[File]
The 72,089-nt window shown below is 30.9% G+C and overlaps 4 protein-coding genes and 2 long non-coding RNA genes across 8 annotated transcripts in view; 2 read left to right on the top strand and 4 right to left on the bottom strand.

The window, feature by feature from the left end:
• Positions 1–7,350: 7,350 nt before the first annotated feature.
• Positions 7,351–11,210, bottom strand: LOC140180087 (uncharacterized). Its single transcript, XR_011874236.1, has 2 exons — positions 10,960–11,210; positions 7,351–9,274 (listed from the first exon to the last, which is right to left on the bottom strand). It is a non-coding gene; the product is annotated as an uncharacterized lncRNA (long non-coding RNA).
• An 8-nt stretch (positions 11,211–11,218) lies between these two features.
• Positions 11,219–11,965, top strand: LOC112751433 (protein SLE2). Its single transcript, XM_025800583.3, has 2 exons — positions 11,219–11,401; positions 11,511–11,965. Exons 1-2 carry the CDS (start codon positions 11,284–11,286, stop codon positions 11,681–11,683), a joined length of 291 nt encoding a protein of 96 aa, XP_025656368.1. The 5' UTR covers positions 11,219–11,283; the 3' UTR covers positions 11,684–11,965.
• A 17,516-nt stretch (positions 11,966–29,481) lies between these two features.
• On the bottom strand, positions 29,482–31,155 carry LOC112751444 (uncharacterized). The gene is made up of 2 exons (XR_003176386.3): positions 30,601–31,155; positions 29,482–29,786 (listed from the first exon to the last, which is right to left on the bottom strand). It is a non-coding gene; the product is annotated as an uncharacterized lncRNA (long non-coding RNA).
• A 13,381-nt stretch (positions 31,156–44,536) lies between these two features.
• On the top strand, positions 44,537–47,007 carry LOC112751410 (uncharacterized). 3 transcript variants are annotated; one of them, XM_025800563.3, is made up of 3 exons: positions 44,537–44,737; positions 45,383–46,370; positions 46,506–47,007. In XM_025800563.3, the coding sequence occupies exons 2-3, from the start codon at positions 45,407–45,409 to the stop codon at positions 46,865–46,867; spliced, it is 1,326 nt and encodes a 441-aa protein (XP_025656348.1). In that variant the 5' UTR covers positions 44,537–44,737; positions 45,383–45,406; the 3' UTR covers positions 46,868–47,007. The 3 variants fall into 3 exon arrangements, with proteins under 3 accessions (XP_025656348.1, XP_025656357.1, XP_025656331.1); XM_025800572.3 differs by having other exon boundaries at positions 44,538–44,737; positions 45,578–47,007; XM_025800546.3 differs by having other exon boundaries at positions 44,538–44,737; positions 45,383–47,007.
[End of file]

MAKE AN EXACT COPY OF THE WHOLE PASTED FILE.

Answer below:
The 72,089-nt window shown below is 30.9% G+C and overlaps 4 protein-coding genes and 2 long non-coding RNA genes across 8 annotated transcripts in view; 2 read left to right on the top strand and 4 right to left on the bottom strand.

The window, feature by feature from the left end:
• Positions 1–7,350: 7,350 nt before the first annotated feature.
• Positions 7,351–11,210, bottom strand: LOC140180087 (uncharacterized). Its single transcript, XR_011874236.1, has 2 exons — positions 10,960–11,210; positions 7,351–9,274 (listed from the first exon to the last, which is right to left on the bottom strand). It is a non-coding gene; the product is annotated as an uncharacterized lncRNA (long non-coding RNA).
• An 8-nt stretch (positions 11,211–11,218) lies between these two features.
• Positions 11,219–11,965, top strand: LOC112751433 (protein SLE2). Its single transcript, XM_025800583.3, has 2 exons — positions 11,219–11,401; positions 11,511–11,965. Exons 1-2 carry the CDS (start codon positions 11,284–11,286, stop codon positions 11,681–11,683), a joined length of 291 nt encoding a protein of 96 aa, XP_025656368.1. The 5' UTR covers positions 11,219–11,283; the 3' UTR covers positions 11,684–11,965.
• A 17,516-nt stretch (positions 11,966–29,481) lies between these two features.
• On the bottom strand, positions 29,482–31,155 carry LOC112751444 (uncharacterized). The gene is made up of 2 exons (XR_003176386.3): positions 30,601–31,155; positions 29,482–29,786 (listed from the first exon to the last, which is right to left on the bottom strand). It is a non-coding gene; the product is annotated as an uncharacterized lncRNA (long non-coding RNA).
• A 13,381-nt stretch (positions 31,156–44,536) lies between these two features.
• On the top strand, positions 44,537–47,007 carry LOC112751410 (uncharacterized). 3 transcript variants are annotated; one of them, XM_025800563.3, is made up of 3 exons: positions 44,537–44,737; positions 45,383–46,370; positions 46,506–47,007. In XM_025800563.3, the coding sequence occupies exons 2-3, from the start codon at positions 45,407–45,409 to the stop codon at positions 46,865–46,867; spliced, it is 1,326 nt and encodes a 441-aa protein (XP_025656348.1). In that variant the 5' UTR covers positions 44,537–44,737; positions 45,383–45,406; the 3' UTR covers positions 46,868–47,007. The 3 variants fall into 3 exon arrangements, with proteins under 3 accessions (XP_025656348.1, XP_025656357.1, XP_025656331.1); XM_025800572.3 differs by having other exon boundaries at positions 44,538–44,737; positions 45,578–47,007; XM_025800546.3 differs by having other exon boundaries at positions 44,538–44,737; positions 45,383–47,007.